AGED 11, I found myself in a playground argument with a boy about nothing really, but he clearly took exception to something I'd said because the next thing I knew a bucket of puddle water was tossed over my head.
However, just as ignominy-fuelled anger was about to be unleashed, Uncle Alex (a student teacher at the time) arrived on the scene, commanded I desist from physical retribution and indeed shake hands with the dirty water thrower. A salutary moment in a young life.
But the recall reminds of the importance of a handshake, highlighted this week when our white-gloved sovereign touched the hand of a former terrorist. Handshakes, you see, signal hope for the future. Consider the impact of the handshakes offered up by the great leaders of the modern age; when President Nixon gripped the hand of Chairman Mao in 1972, when Yitzhak Rabin and Yasser Arafat shook hands in public for the first time in 1993, and indeed when the warm, forgiving hands of Coisty and Lenny interlocked after a spate of inter-club animosity in 2011.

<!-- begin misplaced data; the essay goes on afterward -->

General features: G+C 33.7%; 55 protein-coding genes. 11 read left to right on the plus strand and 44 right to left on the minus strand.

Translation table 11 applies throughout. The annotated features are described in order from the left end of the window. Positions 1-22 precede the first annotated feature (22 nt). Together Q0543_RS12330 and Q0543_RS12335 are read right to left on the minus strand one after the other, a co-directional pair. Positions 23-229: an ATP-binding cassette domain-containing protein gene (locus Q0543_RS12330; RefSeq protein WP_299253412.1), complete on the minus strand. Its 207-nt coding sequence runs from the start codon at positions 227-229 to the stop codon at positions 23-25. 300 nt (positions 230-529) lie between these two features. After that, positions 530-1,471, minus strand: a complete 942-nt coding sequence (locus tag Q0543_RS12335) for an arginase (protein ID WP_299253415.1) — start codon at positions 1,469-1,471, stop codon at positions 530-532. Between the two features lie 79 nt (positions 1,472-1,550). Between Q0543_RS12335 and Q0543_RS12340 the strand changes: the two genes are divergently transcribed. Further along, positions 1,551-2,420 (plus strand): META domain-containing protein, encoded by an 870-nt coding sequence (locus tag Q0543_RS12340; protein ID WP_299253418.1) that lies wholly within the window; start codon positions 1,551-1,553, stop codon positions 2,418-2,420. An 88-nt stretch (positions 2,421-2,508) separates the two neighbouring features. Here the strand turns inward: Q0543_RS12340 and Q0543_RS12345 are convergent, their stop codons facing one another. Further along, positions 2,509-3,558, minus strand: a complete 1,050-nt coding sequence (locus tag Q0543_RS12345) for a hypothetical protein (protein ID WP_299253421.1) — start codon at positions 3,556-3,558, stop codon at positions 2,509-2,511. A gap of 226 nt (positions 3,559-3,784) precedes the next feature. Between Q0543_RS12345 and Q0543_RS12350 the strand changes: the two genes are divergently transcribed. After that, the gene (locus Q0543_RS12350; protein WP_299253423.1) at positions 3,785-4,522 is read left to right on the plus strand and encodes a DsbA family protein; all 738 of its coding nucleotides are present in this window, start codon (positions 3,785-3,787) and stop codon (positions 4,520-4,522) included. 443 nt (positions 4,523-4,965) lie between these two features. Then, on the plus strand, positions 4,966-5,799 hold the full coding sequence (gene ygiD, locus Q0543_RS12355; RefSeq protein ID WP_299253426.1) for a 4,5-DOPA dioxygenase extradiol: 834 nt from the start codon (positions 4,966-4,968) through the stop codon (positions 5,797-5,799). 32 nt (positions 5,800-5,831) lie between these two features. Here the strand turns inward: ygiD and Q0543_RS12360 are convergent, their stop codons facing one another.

Hollywood, of course, has long realised the dramatic importance of the handshake, sealing the unexpected friendship, the new alliance, as when Rod Steiger and Sydney Poitier gripped wrists at the end of In The Heat Of The Night.
Indeed, recent months have shown how refusing a handshake can have dire consequences, as in the cases of Luis Suarez and Patrice Evra, and Anton Ferdinand and John Terry.
Uncle Alex was most certainly right to insist on the handshake between two angry young men. Thanks to him I appreciate it's far better to push aside differences, to reconcile, to accept that physical retaliation is not the answer, that on occasion one should take life's puddle water on the head.
Yet why do I feel that if I could have my time back again the kid would be whacked?
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